Monday, March 1, 2010

Guest Blogger:

Tania from contacted me and wanted to write an article for my readers about recent technology in TTC:

Technology is Not Only Helping You get Pregnant: But Raises Your Child Too

"Are you familiar with the story about iPhone, there was a couple who was struggling to conceive for more than four years, the woman was even considering IVF treatment? After downloading and using an iPhone application for about two months, the couple’s dream came true and the woman became pregnant. The application in question works by entering the woman’s body temperature and then calculates the female’s ovulation days which are highlighted in pink, and she receives notification when it is the best time to have intercourse, thus increasing the chances of conception.

There is nothing new about female fertility cycle applications or ovulation calendars, and with some minor html and php experience, the calendars are actually quite easy to make. The basic data user has to enter in the beginning date of last menstrual cycle, the length of menstrual cycle, and the length of a woman’s luteal phase. Usually, ovulation calendars use default values (28-days for the menstrual cycle, which is also the statistical average for healthy menstrual cycles; and default value of 14-days for a healthy luteal phase), but the user must enter her own data in order to get personalized predictions.

There is a trick, however: the woman needs to measure her basal body temperature in order to know the length of her luteal phase; therefore, absolute automation is not possible. With the information given above, it is very easy to calculate ovulation days (the next ovulation date) and the best time for intercourse, if the goal is to conceive a baby. The formula is outlined as follows: “number of days of menstrual cycle – number of days of luteal phase = ovulation day”, which is how ovulation calendars work.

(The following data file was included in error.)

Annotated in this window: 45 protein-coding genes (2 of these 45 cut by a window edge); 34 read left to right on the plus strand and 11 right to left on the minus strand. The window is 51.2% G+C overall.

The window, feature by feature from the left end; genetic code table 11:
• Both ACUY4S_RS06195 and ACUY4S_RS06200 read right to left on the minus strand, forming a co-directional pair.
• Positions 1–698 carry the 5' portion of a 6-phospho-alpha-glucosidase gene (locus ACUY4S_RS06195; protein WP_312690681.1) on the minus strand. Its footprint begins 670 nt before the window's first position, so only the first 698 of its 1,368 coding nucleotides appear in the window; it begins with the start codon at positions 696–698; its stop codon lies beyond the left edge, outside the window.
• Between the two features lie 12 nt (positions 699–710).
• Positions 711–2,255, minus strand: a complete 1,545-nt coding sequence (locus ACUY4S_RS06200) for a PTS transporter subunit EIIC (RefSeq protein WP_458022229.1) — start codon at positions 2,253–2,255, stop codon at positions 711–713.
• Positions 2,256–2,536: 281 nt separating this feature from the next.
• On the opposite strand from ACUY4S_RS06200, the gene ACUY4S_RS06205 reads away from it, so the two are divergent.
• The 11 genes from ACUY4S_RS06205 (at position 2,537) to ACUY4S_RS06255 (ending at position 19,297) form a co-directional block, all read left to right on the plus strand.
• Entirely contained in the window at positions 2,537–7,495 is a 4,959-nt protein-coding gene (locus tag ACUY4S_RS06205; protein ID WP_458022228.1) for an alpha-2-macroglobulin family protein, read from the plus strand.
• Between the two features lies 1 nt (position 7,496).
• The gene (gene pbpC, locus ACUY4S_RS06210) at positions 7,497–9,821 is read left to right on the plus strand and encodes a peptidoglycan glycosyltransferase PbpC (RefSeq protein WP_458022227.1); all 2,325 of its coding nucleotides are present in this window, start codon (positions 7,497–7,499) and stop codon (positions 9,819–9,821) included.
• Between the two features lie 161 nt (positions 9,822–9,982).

At this point, it is important to realize applications like these are not a solution for women who have irregular menstrual cycles or for those that have a shorter than average luteal phase. Women in these cases are advised to seek help from fertility specialists and should not rely on technology alone. However, for those women who have entered the journey of trying to conceive a baby and have a healthy menstrual cycle, an application like this can be a very beneficial option. For those couples trying to conceive, it is worth checking out these types of applications in order to improve the odds of conception and pregnancy.

Additionally, last year was quite revolutionary; the Baby Cry Translator was launched by Biloop Technologic (and later by iPhone). Baby Cry Translator is an application that helps new moms and dads detect why the baby is crying. The application works by identifying five emotional stages of stress or need; hunger, stress, fatigue, annoyance and boredom. Spanish researches note there is a great amount of studies supporting the notion that babies who are responded to consistently and appropriately will cry less and develop stronger social and cognitive skills. The application translated baby’s cry into emotional needs within 10-seconds and then provided parents a set of tips to help calm the child. The application works regardless cultural or lingual barriers, and the company claims it is more than 95% accurate, which helps many parents take the guess work out of why their newborn is crying."

Thank you Tania for the great information about the different technology that is out there. What do you think of Tania's article?

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